Advent’s challenge: Coming to God each day and not just at the end of time

Father R. Michael Schaab

Living the Word l Father R. Michael Schaab

Second Sunday of Advent l Dec. 4

Isaiah 11:1-10; Psalm 72:1-2,7-8,12-13,17; Romans 15:4-9; Matthew 3:1-12

Advent comes from two Latin words that mean “to come to.” They are applied in two different ways — God comes to us and we come to God. These applications have different dimensions, and today’s readings express these dimensions in beautiful and symbolic language.

In order to achieve the Advent of coming to God in our daily lives, we have to respond to others as Jesus has shown us. We must rescue the afflicted, have pity on the lowly and save the poor.

The first dimension of God coming to us is the historical dimension. Isaiah refers to this when he speaks of “the stump of Jesse.” Jesse was the father of King David and his family tree was reduced to a stump due to the unfaithfulness of Israel. The shoot that comes from that stump will be the new King of the Jews, Jesus Christ, for God is always faithful to his people even when they are not faithful to God.

But the coming of Christ is not only something of the past, it is also in the present. Matthew’s Gospel reminds us that many of those to whom Jesus came more than 2,000 years ago first went out to John to be baptized in the Jordan. To this very day, when believers are baptized they receive the Spirit of the Lord as described by Isaiah. It is a Spirit of wisdom, understanding, counsel, strength, knowledge, fear of the Lord and delight in the fear of the Lord. This is what John means in the Gospel when he says, “I am baptizing you with water. . . . He will baptize you with the Holy Spirit.” In the sacraments of our initiation, in baptism, confirmation and the Eucharist, we continue to receive these same Gifts of the Spirit in this contemporary dimension of Advent in which God continues to come to us.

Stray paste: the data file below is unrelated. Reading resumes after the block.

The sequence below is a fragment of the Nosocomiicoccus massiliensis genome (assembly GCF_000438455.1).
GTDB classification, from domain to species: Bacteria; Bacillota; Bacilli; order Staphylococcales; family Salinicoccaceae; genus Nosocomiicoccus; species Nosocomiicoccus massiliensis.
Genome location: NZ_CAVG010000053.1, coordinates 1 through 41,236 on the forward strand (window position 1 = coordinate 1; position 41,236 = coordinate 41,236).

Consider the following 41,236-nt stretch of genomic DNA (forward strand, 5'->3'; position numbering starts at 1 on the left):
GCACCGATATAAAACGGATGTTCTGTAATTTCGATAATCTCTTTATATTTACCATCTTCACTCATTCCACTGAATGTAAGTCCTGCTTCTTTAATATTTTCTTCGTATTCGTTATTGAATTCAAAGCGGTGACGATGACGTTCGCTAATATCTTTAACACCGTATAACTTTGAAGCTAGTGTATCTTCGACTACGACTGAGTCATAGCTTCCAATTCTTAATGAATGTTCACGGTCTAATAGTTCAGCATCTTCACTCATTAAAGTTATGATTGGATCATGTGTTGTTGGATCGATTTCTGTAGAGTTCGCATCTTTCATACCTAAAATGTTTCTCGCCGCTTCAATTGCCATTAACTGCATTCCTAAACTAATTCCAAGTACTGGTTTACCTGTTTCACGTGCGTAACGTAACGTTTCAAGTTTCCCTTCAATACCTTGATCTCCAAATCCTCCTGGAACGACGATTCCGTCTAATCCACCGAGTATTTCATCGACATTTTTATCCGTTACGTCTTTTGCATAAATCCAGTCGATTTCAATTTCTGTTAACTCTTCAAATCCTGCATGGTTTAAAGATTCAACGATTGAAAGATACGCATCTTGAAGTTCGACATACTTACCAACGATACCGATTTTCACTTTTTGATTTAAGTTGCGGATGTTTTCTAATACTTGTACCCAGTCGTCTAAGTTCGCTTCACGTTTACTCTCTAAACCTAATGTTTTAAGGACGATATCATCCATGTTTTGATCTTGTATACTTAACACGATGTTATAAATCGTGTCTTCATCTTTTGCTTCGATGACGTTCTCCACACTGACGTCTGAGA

The Scriptures often use symbolic language to express that dimension of this liturgical season that is our coming to God. John the Baptist speaks of the Savior as a farmer at harvest time. “His winnowing fan is in his hand. He will clear his threshing floor and gather his wheat into his barn.” We are God’s wheat and heaven is the barn we are gathered into in that final Advent — Christ’s second coming.

The last dimension, and the most challenging part of Advent, is how we come to God, not at the end of time in Christ’s second coming, but each day in our lives here on earth. John the Baptist warns us to “produce good fruit,” and Isaiah uses beautiful language to describe this fruit when he says the wolf shall be guest of the lamb, and the leopard shall lie down with the kid. We are to come to God through working for peace and harmony with one another. That’s what the Letter to the Romans refers to when it states “may God . . . grant you to think in harmony with one another.”

But how is peace achieved? How are we to come to God through the Advent of working for harmony among people? Isaiah hints at the answer when he says that the shoot that sprouts from the root of Jesse shall judge the poor with justice. God’s justice is more like the human idea of mercy, and if we have any doubts about its meaning we have the Responsorial Psalm. Taken from Psalm 72, the responsory uses the word “peace” six times and the word “justice” or “judgment” 10 times.

St. Pope Paul VI comes to mind. He said, “If you want peace, work for justice.” In order to achieve the Advent of coming to God in our daily lives, we have to respond to others as Jesus has shown us. We must rescue the afflicted, have pity on the lowly and save the poor. We have to work for peace and justice.

FATHER R. MICHAEL SCHAAB is a senior priest of the Diocese of Peoria who gives retreats and days of recollection, and fills in as presider at parish Masses on weekends. He resides on a hobby farm in Putnam County.

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